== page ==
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The good, the better and the ugly. Julie Wilson advises on two inheritance tax planning strategies and warns about a little-known trap

The government takes over £5 billion in inheritance tax every year. That’s tax on assets that have already been taxed.  I think inheritance tax is simply wrong. Particularly because rising house prices mean that ordinary people are getting caught by it.  And it was never meant to be a tax on ordinary people. 

Conservative MP Liam Fox said: “We must end the iniquitous multi-taxing of the same money.  It is not right to tax peoples’ incomes, then their savings from that income, to tax the movement of assets through capital gains tax, stamp duty and then tax them again through inheritance tax if they have the audacity to die.”  I agree. 

The late Roy Jenkins MP said: “Inheritance tax is a voluntary levy paid by those who distrust their heirs more than they dislike the Inland Revenue.”  

It’s voluntary because there are simple steps you can take to avoid it.  So why don’t more people do something about this grossly unfair tax?   I think it’s mostly because people don’t plan.  And why don’t they plan?  In my experience people are afraid of losing control of their assets.  Afraid of doing something wrong.  Afraid of running out of money.  Fortunately, many of my preferred solutions let people keep access to and control of their money.  I’ve saved my clients literally millions of pounds of tax using tried and tested ‘have your cake and eat it’ solutions.  

Here are two of my favourite inheritance planning tips:

The good

Inheritance tax-friendly ISAs are little known but are great ways to avoid that 40% tax.  These ISAs utilise Business Property Relief to exempt them from inheritance tax.  They invest in very small illiquid companies.  So they are perceived as risky.  But then so is a 40% tax hit.  They’re not for everyone.  But for people willing to accept the risk in exchange for the tax benefit, they work really well.  Some schemes even have an element of protection against the downside risk.  This works well for people who want to do something about their inheritance tax problem but also want to sleep at night.

The better

A deed of variation is a simple, tax efficient strategy that can help avoid 40% inheritance tax.  It isn't used nearly as often as it should be.  Here’s how it works.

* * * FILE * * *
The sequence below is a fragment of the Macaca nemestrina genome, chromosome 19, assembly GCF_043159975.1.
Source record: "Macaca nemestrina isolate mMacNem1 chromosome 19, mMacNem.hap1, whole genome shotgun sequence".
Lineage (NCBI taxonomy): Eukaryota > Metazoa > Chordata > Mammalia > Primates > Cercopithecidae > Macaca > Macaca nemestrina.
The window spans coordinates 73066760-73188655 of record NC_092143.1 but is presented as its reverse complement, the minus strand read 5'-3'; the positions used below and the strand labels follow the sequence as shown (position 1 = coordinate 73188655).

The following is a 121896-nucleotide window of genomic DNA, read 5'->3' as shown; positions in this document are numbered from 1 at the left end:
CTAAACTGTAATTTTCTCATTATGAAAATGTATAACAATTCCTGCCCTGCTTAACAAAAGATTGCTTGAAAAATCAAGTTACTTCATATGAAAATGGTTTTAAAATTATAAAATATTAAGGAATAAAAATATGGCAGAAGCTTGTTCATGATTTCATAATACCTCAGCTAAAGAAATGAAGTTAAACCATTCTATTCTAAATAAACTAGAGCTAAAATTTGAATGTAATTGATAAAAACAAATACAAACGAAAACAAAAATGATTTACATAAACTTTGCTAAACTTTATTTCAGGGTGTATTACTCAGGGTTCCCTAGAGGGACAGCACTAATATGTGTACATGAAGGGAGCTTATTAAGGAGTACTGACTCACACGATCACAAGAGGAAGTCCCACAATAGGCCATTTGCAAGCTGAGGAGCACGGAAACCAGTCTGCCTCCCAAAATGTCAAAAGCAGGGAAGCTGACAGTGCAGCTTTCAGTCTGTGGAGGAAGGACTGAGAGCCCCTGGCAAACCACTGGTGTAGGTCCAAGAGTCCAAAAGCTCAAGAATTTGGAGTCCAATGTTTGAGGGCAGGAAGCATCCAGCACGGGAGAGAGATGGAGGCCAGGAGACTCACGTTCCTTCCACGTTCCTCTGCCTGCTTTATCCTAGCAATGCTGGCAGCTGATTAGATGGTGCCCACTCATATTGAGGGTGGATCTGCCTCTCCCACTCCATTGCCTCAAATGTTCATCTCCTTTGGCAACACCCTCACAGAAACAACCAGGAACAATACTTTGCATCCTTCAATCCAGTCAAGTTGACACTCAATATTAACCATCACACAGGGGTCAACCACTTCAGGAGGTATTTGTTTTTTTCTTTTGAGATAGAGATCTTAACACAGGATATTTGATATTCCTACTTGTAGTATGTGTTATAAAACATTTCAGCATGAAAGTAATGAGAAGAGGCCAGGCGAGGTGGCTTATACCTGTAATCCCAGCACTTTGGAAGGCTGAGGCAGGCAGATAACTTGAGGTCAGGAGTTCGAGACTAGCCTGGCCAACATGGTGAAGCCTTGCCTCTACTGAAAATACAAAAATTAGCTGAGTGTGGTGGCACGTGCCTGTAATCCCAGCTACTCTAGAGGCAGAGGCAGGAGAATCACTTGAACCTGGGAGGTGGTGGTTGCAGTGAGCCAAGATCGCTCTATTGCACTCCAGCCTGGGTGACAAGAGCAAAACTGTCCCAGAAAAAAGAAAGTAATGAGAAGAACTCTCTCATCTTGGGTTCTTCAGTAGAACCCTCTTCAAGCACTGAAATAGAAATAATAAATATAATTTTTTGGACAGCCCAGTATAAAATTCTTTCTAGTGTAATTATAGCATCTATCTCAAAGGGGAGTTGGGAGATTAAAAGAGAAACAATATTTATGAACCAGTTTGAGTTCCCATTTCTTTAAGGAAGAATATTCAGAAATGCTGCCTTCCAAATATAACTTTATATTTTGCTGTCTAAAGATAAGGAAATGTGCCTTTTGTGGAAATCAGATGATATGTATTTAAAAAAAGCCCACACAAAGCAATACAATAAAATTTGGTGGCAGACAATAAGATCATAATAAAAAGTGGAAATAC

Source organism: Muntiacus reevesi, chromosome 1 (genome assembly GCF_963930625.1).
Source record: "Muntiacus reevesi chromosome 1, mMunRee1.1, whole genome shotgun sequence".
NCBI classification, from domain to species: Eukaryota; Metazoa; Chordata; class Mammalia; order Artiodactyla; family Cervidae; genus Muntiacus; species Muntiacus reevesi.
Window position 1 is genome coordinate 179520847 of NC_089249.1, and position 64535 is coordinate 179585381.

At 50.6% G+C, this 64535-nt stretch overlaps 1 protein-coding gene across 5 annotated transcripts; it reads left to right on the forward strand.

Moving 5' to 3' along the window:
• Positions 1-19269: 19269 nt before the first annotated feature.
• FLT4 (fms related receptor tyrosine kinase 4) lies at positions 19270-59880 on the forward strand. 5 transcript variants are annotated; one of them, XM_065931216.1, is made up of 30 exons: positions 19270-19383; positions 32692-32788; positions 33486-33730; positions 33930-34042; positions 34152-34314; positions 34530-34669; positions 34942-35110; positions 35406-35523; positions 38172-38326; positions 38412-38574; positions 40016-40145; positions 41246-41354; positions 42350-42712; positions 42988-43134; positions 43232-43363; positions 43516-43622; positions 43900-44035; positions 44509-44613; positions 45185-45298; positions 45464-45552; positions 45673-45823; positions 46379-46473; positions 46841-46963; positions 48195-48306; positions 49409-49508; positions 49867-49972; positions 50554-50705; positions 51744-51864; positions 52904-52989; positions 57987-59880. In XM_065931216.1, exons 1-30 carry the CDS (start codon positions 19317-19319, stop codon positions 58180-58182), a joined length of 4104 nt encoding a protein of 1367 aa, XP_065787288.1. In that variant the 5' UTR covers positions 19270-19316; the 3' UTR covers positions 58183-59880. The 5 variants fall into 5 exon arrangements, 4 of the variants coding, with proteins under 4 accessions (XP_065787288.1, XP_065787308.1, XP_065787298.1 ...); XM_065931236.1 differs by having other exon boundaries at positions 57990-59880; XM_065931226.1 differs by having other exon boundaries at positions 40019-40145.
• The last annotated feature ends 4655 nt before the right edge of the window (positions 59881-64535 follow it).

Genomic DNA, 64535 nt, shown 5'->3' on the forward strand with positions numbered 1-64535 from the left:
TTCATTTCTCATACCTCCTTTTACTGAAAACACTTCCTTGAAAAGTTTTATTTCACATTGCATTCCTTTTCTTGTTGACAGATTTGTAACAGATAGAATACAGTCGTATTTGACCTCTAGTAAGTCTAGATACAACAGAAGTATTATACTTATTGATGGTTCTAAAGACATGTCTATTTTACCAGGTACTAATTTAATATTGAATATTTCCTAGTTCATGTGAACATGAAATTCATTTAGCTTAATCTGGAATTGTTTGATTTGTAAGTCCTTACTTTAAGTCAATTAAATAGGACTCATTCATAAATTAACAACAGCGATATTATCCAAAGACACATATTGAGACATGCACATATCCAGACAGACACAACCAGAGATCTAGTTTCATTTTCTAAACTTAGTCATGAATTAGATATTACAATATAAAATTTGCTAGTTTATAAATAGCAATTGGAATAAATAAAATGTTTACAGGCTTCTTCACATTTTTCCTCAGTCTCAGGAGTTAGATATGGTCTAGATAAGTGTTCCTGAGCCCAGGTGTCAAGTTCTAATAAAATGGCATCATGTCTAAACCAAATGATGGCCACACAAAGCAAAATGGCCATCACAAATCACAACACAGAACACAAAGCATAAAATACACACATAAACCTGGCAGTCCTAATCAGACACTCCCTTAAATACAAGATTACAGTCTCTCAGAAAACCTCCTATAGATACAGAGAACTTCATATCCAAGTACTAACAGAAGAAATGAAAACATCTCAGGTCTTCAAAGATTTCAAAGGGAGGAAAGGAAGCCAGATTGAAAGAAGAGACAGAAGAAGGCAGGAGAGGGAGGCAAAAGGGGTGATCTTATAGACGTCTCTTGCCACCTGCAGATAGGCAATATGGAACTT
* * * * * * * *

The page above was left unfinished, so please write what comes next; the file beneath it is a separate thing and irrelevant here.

Say someone has already got an inheritance tax problem.  Then they inherit a decent sum from an elderly relative.  That new inheritance would normally suffer 40% inheritance tax.  But that additional tax could be avoided with a deed of variation. It is perfectly legal. It effectively ‘rewrites’ the will of the deceased relative to direct the inheritance elsewhere. 

Sometimes, the original recipient is willing to forego their inheritance altogether, for example, by directing it down a generation to children and/or grandchildren.   More often, though, it’s directed into a trust.   The original recipient of the inheritance can be a beneficiary of that trust.  Some advisers think this would get caught out by the ‘gift with reservation’ rule.  This rule states that you can’t give something away whilst still retaining access to it. 

I’ve seen a lot of clients who think they’ve sorted an IHT problem because they gifted half their house to their children.  But if they still live in the house, it won’t work.  Because it’s a ‘gift with reservation.’  The deed of variation avoids this problem because the gift is deemed to have been made by the original donor, who has died and can’t retain access to it, not the beneficiary who is redirecting the gift.  So it simply avoids that next wodge of tax that would ordinarily become due.  There are strict rules and it must be done within two years of the death.  But it is simple, quick, and effective.  For me, it’s often a no-brainer.

And the ugly

Yes, there are traps in inheritance planning.  That’s why some people fear to even make a start.  But with proper advice those nasty snares can be avoided.  Here’s one: the discretionary will trust.  First things first: people write a will.  Very good.  And then to avoid things like care home fees in later life they set up a trust within the will for half their house to go to children on the first death (of a couple).  All good so far, but here’s the trap.   AKA the law of unintended consequences.  A new inheritance tax allowance, worth £175,000 by April 2020, is now available.  It’s claimable by people leaving their main residence to direct descendants.  But because the will trust leaves half the house to the trust, that’s not a direct descendent (even if the beneficiaries of the trust are).  This could scupper the new allowance.  It’s really easy to re-write the will.  And of course, one could always unravel it with a deed of variation!  There are some circumstances where a nil rate band trust could still be beneficial.

Trusts can be brilliant in keeping tax bills as low as possible - and who doesn’t want that?  But the rules around them are super-complicated and not for amateur dabbling.  So the answer is not to do nothing, but to get some proper advice tout suite.  Because one day it’s going to be too late.

Julie Wilson is chartered financial planner and director of PenLife Associates www.pen-life.co.uk

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